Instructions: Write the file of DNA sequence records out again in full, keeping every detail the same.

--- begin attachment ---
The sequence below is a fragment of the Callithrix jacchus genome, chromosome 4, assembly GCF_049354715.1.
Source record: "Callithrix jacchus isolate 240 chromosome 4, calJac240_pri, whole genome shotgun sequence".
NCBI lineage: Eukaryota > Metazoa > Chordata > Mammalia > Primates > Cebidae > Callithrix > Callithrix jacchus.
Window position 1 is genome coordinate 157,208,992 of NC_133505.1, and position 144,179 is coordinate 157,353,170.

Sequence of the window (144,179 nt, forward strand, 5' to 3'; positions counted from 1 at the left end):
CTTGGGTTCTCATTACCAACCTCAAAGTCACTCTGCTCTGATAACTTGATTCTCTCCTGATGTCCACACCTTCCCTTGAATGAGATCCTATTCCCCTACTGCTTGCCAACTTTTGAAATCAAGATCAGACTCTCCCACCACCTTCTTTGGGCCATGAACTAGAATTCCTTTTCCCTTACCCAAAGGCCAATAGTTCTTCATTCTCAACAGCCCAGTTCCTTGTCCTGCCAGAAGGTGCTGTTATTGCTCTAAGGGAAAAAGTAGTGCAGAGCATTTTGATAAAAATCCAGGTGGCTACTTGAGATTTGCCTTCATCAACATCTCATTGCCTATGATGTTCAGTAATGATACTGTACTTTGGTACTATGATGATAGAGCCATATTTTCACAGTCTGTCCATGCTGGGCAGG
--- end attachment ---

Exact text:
The sequence below is a fragment of the Callithrix jacchus genome, chromosome 4, assembly GCF_049354715.1.
Source record: "Callithrix jacchus isolate 240 chromosome 4, calJac240_pri, whole genome shotgun sequence".
NCBI lineage: Eukaryota > Metazoa > Chordata > Mammalia > Primates > Cebidae > Callithrix > Callithrix jacchus.
Window position 1 is genome coordinate 157,208,992 of NC_133505.1, and position 144,179 is coordinate 157,353,170.

Sequence of the window (144,179 nt, forward strand, 5' to 3'; positions counted from 1 at the left end):
CTTGGGTTCTCATTACCAACCTCAAAGTCACTCTGCTCTGATAACTTGATTCTCTCCTGATGTCCACACCTTCCCTTGAATGAGATCCTATTCCCCTACTGCTTGCCAACTTTTGAAATCAAGATCAGACTCTCCCACCACCTTCTTTGGGCCATGAACTAGAATTCCTTTTCCCTTACCCAAAGGCCAATAGTTCTTCATTCTCAACAGCCCAGTTCCTTGTCCTGCCAGAAGGTGCTGTTATTGCTCTAAGGGAAAAAGTAGTGCAGAGCATTTTGATAAAAATCCAGGTGGCTACTTGAGATTTGCCTTCATCAACATCTCATTGCCTATGATGTTCAGTAATGATACTGTACTTTGGTACTATGATGATAGAGCCATATTTTCACAGTCTGTCCATGCTGGGCAGG